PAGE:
Adsorption Glyceryl Trinitrate

Figure 10.17 Plasma concentrations of rifampicin (RMP) after oral administration in solution (10 mg kg 1) given alone (A), with p-aminosalicyclic acid (PAS) granules (•), or with Na-PAS tablets (O); mean values (n = 6 patients) are indicated.

Reproduced from reference 23.

(section 8.3.7) discussed the adsorptive loss of insulin from solution; adsorption can be a problem because of the amphipathic nature of many peptides, and becomes pharmaceuti-cally important when they are present in low concentrations in solution. The adsorption of peptides onto glass has been ascribed to bonding between their amino groups and the silanol groups of the glass. A decapeptide derivative of LHRH, the natural luteinising hormone releasing hormone, has two basic amino groups positively charged at low pH, providing an opportunity for binding to silanol groups.24 Siliconisation of the glass did not inhibit adsorption completely, suggesting that ionic binding was not the only mechanism of interaction. Phosphate buffer at 0.1 mol dm 3 concentration and acetate ions at 0.16 mol dm 3 concentration (both at pH 5) were most effective in preventing adsorption.

10.8 Drug interactions with plastics

In section 8.3.7 we discussed the adsorption of insulin on to glass and plastic materials used in syringes and giving sets. The plastic tubes and connections used in intravenous containers and giving sets can adsorb or absorb a number of drugs (Fig. 10.18), leading to significant losses in some cases. Those drugs which show a significant loss when exposed to plastic, in particular poly(vinyl chloride) (PVC), include insulin, glyceryl trinitrate, diazepam, chlormethiazole, vitamin A acetate, isosorbide dinitrate and a miscellaneous group of drugs such as phenothiazines, hydralazine hydrochloride and thiopental sodium.

Adsorption of drug to plastic

Adsorption of proteins to syringe

Partitioning of drug into plastic

Adsorption of drug to plastic

Adsorption of proteins to syringe

Partitioning of drug into plastic

Figure 10.18 The possible modes of interaction between a drug and the plastic of a giving set.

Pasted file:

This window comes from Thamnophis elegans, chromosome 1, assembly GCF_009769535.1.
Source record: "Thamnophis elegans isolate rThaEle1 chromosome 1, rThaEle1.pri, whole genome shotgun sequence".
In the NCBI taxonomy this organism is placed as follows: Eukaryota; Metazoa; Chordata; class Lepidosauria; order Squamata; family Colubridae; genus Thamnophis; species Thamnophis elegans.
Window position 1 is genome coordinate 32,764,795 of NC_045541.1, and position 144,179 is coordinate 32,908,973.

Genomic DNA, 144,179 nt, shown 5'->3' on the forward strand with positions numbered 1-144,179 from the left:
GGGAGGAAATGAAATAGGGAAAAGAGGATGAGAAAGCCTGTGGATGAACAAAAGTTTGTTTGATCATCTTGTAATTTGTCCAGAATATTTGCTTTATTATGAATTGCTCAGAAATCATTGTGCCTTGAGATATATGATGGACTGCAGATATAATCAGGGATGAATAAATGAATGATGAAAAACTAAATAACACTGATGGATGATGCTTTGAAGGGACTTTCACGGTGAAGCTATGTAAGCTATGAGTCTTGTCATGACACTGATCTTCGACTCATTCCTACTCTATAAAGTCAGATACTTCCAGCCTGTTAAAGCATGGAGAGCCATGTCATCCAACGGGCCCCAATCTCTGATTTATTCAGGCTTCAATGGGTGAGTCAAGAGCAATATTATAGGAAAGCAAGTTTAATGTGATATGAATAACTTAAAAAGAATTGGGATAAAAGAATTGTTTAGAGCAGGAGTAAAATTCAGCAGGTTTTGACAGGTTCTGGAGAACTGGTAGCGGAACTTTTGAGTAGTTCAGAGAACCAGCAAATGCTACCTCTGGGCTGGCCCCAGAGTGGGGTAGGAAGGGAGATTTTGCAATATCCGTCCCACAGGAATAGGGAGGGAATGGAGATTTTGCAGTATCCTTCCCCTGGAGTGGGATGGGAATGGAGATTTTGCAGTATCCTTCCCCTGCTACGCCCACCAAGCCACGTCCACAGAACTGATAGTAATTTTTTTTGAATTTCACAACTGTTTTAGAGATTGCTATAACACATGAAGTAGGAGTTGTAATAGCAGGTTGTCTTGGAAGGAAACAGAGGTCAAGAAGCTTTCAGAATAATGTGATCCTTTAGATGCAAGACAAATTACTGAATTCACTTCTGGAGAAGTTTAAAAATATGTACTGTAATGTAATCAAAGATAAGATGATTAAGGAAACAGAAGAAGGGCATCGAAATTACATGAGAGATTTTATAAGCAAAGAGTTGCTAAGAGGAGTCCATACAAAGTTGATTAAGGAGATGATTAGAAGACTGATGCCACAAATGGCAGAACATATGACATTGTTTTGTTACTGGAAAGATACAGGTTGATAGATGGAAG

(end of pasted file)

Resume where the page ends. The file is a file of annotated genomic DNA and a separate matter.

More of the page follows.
Leaching of plasticiser into formulation

Figure 10.18 The possible modes of interaction between a drug and the plastic of a giving set.

A theoretical treatment to account for the loss of glyceryl trinitrate from solution to plastic containers has been developed, 25 see Box 10.1.

Some idea of the rate and extent of disappearance of warfarin sodium from PVC infusion bags can be gained from Fig. 10.19. The marked effect of pH is seen. Losses can

Box 10.1 Adsorption of glyceryl trinitrate onto plastic containers

Considering a two-stage loss of drug:

A4b 2 C

Where A = Glyceryl trinitrate in aqueous solution Where B = Adsorbed glyceryl trinitrate Where C = Glyceryl trinitrate dissolved in the matrix

Therefore,

It is found that dB/dt>> dC/dt. At steady state,

dB/dt # 0, and at t # 0, A # A0, B # 0 and C # 0. Rate constant k1 is a function of the amount of drug in solution, the surface area available for adsorption and the nature of the plastic, and k3 is a function of the volume of the plastic matrix and the solubility of the glyceryl trinitrate in the plastic matrix. The ratio k3/k2 describes the partitioning of the drug between the plastic and the aqueous phase. So, if P is the partition coefficient, k3 P

a being a proportionality constant related to the mass of the plastic, the volume of the solution and other parameters. The ratio k1/k2 can be related to a Langmuir type of adsorption constant.

The final form of the equation accurately predicts the glyceryl trinitrate remaining in solution (A):

0 50 100 150 200

Figure 10.19 Disappearance of warfarin sodium from aqueous buffered solutions stored in 100 cm3 PVC infusion bags at room temperature.

Reproduced from reference 26 with permission.

0 50 100 150 200

Figure 10.19 Disappearance of warfarin sodium from aqueous buffered solutions stored in 100 cm3 PVC infusion bags at room temperature.

Reproduced from reference 26 with permission.

Table 10.8 Loss of drugs from normal saline solutions in poly(vinyl chloride)(PVC) bags stored at 22°C for 8 ha

Drug

Initial solute conc.

0 0

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